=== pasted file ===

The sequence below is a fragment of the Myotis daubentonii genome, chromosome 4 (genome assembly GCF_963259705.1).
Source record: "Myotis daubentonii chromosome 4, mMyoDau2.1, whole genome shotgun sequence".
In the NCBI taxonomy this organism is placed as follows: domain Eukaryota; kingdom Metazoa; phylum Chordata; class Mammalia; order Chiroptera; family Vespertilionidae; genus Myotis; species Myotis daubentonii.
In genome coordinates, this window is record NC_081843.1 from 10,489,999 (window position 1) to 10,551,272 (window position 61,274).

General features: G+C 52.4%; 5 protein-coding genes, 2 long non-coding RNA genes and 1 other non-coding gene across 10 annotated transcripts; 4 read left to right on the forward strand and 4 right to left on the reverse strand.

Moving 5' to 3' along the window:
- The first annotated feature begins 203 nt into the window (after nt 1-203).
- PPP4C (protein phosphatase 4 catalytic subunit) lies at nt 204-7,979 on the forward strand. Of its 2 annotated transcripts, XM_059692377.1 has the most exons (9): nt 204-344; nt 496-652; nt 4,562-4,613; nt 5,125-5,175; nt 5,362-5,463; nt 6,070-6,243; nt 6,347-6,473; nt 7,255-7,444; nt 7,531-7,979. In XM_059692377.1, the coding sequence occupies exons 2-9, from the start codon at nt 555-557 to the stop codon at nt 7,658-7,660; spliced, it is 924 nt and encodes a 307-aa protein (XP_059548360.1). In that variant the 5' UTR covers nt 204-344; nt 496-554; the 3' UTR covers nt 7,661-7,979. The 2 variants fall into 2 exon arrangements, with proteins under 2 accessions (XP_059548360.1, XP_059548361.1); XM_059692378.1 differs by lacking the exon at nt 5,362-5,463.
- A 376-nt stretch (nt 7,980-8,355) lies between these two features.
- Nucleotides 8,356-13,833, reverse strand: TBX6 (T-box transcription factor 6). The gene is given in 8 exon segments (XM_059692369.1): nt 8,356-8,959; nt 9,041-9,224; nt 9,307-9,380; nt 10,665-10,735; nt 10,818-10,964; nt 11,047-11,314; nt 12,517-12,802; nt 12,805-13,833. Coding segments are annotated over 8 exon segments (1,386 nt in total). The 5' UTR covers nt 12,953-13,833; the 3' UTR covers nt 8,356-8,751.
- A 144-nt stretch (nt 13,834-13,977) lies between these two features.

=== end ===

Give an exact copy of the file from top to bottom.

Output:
The sequence below is a fragment of the Myotis daubentonii genome, chromosome 4 (genome assembly GCF_963259705.1).
Source record: "Myotis daubentonii chromosome 4, mMyoDau2.1, whole genome shotgun sequence".
In the NCBI taxonomy this organism is placed as follows: domain Eukaryota; kingdom Metazoa; phylum Chordata; class Mammalia; order Chiroptera; family Vespertilionidae; genus Myotis; species Myotis daubentonii.
In genome coordinates, this window is record NC_081843.1 from 10,489,999 (window position 1) to 10,551,272 (window position 61,274).

General features: G+C 52.4%; 5 protein-coding genes, 2 long non-coding RNA genes and 1 other non-coding gene across 10 annotated transcripts; 4 read left to right on the forward strand and 4 right to left on the reverse strand.

Moving 5' to 3' along the window:
- The first annotated feature begins 203 nt into the window (after nt 1-203).
- PPP4C (protein phosphatase 4 catalytic subunit) lies at nt 204-7,979 on the forward strand. Of its 2 annotated transcripts, XM_059692377.1 has the most exons (9): nt 204-344; nt 496-652; nt 4,562-4,613; nt 5,125-5,175; nt 5,362-5,463; nt 6,070-6,243; nt 6,347-6,473; nt 7,255-7,444; nt 7,531-7,979. In XM_059692377.1, the coding sequence occupies exons 2-9, from the start codon at nt 555-557 to the stop codon at nt 7,658-7,660; spliced, it is 924 nt and encodes a 307-aa protein (XP_059548360.1). In that variant the 5' UTR covers nt 204-344; nt 496-554; the 3' UTR covers nt 7,661-7,979. The 2 variants fall into 2 exon arrangements, with proteins under 2 accessions (XP_059548360.1, XP_059548361.1); XM_059692378.1 differs by lacking the exon at nt 5,362-5,463.
- A 376-nt stretch (nt 7,980-8,355) lies between these two features.
- Nucleotides 8,356-13,833, reverse strand: TBX6 (T-box transcription factor 6). The gene is given in 8 exon segments (XM_059692369.1): nt 8,356-8,959; nt 9,041-9,224; nt 9,307-9,380; nt 10,665-10,735; nt 10,818-10,964; nt 11,047-11,314; nt 12,517-12,802; nt 12,805-13,833. Coding segments are annotated over 8 exon segments (1,386 nt in total). The 5' UTR covers nt 12,953-13,833; the 3' UTR covers nt 8,356-8,751.
- A 144-nt stretch (nt 13,834-13,977) lies between these two features.